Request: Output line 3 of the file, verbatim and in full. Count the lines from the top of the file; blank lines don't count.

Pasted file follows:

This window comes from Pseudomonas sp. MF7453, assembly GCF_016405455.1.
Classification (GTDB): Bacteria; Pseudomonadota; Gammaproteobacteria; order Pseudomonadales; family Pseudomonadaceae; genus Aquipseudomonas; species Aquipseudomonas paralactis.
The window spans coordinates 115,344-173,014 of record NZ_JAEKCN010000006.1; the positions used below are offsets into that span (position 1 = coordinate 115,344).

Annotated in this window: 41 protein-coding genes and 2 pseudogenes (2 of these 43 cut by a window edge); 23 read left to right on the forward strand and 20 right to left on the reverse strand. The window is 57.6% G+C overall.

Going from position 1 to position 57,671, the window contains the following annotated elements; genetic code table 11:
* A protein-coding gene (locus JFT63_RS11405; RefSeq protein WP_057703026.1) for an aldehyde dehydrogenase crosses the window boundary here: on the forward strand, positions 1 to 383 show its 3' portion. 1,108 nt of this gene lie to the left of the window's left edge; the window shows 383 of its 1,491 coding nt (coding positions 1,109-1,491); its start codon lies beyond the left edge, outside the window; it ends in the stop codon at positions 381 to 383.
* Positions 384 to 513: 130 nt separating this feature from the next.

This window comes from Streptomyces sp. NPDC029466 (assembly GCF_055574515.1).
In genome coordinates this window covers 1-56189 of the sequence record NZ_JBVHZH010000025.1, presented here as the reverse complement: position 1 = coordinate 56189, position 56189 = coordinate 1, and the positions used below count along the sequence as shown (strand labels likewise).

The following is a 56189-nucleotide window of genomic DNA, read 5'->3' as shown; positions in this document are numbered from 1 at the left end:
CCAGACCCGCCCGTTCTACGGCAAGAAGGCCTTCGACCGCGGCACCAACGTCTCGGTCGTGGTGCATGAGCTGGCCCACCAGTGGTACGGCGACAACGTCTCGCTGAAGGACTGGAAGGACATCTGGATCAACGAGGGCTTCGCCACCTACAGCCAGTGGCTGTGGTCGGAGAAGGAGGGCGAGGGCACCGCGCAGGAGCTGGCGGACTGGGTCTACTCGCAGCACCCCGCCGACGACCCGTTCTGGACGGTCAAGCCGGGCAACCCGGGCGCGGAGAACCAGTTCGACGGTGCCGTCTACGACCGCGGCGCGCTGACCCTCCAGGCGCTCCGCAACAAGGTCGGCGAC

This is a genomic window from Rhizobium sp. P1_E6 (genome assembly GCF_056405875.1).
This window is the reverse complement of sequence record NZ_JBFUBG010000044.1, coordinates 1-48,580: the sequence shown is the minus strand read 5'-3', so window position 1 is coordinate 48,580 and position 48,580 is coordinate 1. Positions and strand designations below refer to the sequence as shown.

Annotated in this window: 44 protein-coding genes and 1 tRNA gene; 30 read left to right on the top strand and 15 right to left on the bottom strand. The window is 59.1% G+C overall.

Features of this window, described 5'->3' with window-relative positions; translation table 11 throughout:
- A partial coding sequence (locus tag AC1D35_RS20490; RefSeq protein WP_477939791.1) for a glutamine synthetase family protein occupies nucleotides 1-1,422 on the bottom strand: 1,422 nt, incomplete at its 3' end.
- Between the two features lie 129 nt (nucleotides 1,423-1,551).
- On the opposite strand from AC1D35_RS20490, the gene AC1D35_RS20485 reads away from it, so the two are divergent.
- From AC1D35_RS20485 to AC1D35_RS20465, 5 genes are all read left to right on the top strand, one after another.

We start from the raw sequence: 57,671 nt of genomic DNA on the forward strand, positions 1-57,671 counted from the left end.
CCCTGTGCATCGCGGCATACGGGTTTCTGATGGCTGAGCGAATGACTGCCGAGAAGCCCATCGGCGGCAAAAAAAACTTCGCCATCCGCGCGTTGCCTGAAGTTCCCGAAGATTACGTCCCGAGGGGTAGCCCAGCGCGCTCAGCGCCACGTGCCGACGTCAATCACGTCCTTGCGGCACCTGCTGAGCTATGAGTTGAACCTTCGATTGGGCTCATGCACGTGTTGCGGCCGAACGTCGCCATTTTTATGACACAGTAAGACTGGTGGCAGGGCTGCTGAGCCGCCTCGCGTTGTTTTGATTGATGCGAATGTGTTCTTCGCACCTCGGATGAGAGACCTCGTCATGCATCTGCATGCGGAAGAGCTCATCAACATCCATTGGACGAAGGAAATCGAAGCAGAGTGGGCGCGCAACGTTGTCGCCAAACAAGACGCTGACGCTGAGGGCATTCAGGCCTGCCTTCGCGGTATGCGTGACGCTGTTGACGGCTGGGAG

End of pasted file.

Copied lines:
The window spans coordinates 115,344-173,014 of record NZ_JAEKCN010000006.1; the positions used below are offsets into that span (position 1 = coordinate 115,344).